The Importance of being Networked (February 19, 2008)
From Case Studies Wiki
The post is just replicated here to catch all the words for archive purposes, to read the post in its original form and see the links, photos, videos etc., go here:http://www.good.group.shef.ac.uk/blog/?p=77
February 19, 2008 The Importance of being Networked Filed under: Tuesdays » GoodPractice @ 2:46 pm
Emily Savage is in Thessaloniki at City College and will not be able to send her post today.
Briefly, more thoughts on networking then! I have been thinking and having some discussions about networking because of the upcoming workshop and thinking about how people circulate before, during and after these types of things. The Case Studies Workshops are specifically set up for you to network with people that have similar interests to you within the University. However, often people seem unsure about how to use them them to talk about what they do with each other and so end up discussing the weather. Please, please, please! Unless you actually care about the weather (and sometimes it does matter I’ll admit), do not discuss this at a Case Studies Workshop. You are there to talk about what you do in terms of Learning and Teaching at the University with each other.
So, I spoke briefly about networking via the phone yesterday. How do you do it in person? To be honest, I find that I can only do it in spurts. I think it depends on your personality. I personally find that I like meeting new people but that it takes a lot of energy for me to really do this well and engage so I try to limit the length of time I do this down to 1 or 2 hours.
I did a Film Studies/Communications undergraduate degree where we were trained in networking as part of future “employability skills”. I later paid off my student loan by working briefly in Investment Banking and needed these skills there especially at corporate events where I needed to meet people professionally (in sometimes semi-social situations), find out what they did and then discuss it in a way that was potentially productive for both of us. What does productive mean? Well, for me I think it means finding out what other people are doing and whether or not it makes sense for us to maintain contact after the event we are at. Specifically for me, I am interested in learning how people approach problems/solutions differently. What is their focus? What are comparisons to what I do? However, you cannot even begin to find this out unless you speak to new people first.
At large events, the temptation is to simply speak with people you already know because it is overwhelming. Frankly, I often feel a bit silly going up to strangers and introducing myself. This is not something I would do normally but I see this as part of my job. If I am not “hosting the event”, I usually decide how many people I will try to make as new contacts (I can only network for so long, so I usually try to meet 2 or 3 people then I give myself a break). Sometimes, I will ask colleagues if there are certain people I should try to meet. This is a good way to introduce yourself to someone. However, if I do not know anyone, then I do not discriminate (I do not “nametag surf” or try to figure out who the most important people in the room are, conversely I also do not not talk to someone simply because they are obviously important as well).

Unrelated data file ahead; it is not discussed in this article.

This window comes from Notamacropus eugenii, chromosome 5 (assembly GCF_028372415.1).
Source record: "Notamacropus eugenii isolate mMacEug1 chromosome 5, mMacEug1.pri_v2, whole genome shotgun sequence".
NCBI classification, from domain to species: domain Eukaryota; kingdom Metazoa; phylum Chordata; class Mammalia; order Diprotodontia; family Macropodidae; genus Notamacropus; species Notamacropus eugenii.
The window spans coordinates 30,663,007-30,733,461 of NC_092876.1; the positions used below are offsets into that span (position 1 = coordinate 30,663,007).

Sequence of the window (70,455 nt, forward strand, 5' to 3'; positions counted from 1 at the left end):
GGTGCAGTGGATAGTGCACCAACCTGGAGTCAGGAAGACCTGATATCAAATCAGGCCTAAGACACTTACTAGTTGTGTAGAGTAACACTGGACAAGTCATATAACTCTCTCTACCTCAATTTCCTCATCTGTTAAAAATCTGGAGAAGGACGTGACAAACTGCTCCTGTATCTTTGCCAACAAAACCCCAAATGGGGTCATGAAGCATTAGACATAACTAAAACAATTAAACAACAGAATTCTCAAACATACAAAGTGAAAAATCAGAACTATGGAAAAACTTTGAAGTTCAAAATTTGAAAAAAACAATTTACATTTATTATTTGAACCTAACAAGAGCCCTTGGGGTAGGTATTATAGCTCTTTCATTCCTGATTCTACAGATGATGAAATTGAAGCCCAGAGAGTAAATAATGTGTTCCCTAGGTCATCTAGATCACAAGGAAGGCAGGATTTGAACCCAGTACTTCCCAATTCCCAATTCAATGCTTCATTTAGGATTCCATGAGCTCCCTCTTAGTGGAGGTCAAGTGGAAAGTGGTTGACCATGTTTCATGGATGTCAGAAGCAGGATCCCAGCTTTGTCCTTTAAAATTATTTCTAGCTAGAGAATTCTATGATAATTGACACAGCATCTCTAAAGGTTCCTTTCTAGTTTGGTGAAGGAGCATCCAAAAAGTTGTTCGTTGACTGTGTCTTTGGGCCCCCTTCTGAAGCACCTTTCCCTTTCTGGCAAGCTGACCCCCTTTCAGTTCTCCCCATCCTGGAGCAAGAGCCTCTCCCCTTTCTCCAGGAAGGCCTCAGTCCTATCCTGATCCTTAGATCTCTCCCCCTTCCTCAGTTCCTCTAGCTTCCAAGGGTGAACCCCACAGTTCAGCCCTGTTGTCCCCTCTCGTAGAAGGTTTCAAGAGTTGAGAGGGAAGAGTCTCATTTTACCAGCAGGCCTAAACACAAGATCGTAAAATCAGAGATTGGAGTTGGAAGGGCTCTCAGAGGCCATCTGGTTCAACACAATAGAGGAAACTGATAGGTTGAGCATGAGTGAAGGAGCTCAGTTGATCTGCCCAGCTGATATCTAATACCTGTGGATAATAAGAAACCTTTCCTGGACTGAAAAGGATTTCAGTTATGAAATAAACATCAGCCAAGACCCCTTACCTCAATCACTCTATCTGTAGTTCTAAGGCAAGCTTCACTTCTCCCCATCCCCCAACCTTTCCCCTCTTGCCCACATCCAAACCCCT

I simply look for other people that are not talking to someone else at the moment and go over to them, take a deep breath and introduce myself. “Hi, I’m Nadine Wills. I’m with LeTS. I’m here because…. Are you finding this event useful so far?” I try to never talk about the weather or food because then you have missed your opportunity in meeting someone new for professional purposes. You may have met someone new, but you have not networked. And, yes, I categorise it that blatantly because some people I meet at professional functions and I talk to on a social and others I speak to at the same function and talk to on a professional level about work-related ideas and we make connections between what we do. So some people become “contacts” and others people I know. Some become both.
To put it another way: do you have time to talk about if they hate the rain or like the samosas? Sometimes the answer is yes, other times no. If you really want to network efficiently then small talk is fine for a sentence or two, but try to keep it to a minimum in these situations. Recognise though that many people simply feel uncomfortable in these semi-social situations and begin to talk about other subjects in an effort to find something to talk about. This is not a bad thing, but try to steer the conversation back to the event or work-related topics (but not simply yourself or what you are doing) if that is what you are there for. If someone is not willing to have a professional conversation and you are at an event to network, excuse yourself politely after a certain amount of time and then find someone else who is (this is only if you decide that networking is your priority rather than continuing the conversation).
Okay, so that’s my bizarre cross between the Machiavelli and Miss Manners approach to networking in academia. Feel free to let me know if there are people you want to meet or be introduced to at Workshops and I will do my best. I’m sure many of you have different approaches than this, and mine is certainly one that certainly comes from a North American background. I would love to hear if you have other approaches or ideas.
Nadine Wills, LeTS